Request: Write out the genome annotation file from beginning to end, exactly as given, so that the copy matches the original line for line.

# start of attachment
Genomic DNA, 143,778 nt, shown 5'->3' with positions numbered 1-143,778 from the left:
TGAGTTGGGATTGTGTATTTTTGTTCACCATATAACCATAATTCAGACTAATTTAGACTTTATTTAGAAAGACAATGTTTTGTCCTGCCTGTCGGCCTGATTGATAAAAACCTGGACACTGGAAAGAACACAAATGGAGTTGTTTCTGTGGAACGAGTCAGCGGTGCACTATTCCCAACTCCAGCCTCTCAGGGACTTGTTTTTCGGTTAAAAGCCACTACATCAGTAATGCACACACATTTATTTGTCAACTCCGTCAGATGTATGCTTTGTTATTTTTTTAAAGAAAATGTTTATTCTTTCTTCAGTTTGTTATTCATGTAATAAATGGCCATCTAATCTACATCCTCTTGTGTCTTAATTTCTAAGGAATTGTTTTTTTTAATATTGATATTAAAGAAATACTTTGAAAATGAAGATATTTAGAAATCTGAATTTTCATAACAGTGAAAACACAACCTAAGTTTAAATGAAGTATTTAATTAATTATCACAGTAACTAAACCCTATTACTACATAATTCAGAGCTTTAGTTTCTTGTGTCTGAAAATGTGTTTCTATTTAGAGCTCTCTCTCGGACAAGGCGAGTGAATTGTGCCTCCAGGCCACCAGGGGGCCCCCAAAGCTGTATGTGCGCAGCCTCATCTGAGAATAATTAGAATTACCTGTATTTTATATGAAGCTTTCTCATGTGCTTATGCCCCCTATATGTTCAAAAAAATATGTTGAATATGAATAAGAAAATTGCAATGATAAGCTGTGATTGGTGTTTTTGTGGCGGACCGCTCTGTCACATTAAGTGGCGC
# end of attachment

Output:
Genomic DNA, 143,778 nt, shown 5'->3' with positions numbered 1-143,778 from the left:
TGAGTTGGGATTGTGTATTTTTGTTCACCATATAACCATAATTCAGACTAATTTAGACTTTATTTAGAAAGACAATGTTTTGTCCTGCCTGTCGGCCTGATTGATAAAAACCTGGACACTGGAAAGAACACAAATGGAGTTGTTTCTGTGGAACGAGTCAGCGGTGCACTATTCCCAACTCCAGCCTCTCAGGGACTTGTTTTTCGGTTAAAAGCCACTACATCAGTAATGCACACACATTTATTTGTCAACTCCGTCAGATGTATGCTTTGTTATTTTTTTAAAGAAAATGTTTATTCTTTCTTCAGTTTGTTATTCATGTAATAAATGGCCATCTAATCTACATCCTCTTGTGTCTTAATTTCTAAGGAATTGTTTTTTTTAATATTGATATTAAAGAAATACTTTGAAAATGAAGATATTTAGAAATCTGAATTTTCATAACAGTGAAAACACAACCTAAGTTTAAATGAAGTATTTAATTAATTATCACAGTAACTAAACCCTATTACTACATAATTCAGAGCTTTAGTTTCTTGTGTCTGAAAATGTGTTTCTATTTAGAGCTCTCTCTCGGACAAGGCGAGTGAATTGTGCCTCCAGGCCACCAGGGGGCCCCCAAAGCTGTATGTGCGCAGCCTCATCTGAGAATAATTAGAATTACCTGTATTTTATATGAAGCTTTCTCATGTGCTTATGCCCCCTATATGTTCAAAAAAATATGTTGAATATGAATAAGAAAATTGCAATGATAAGCTGTGATTGGTGTTTTTGTGGCGGACCGCTCTGTCACATTAAGTGGCGC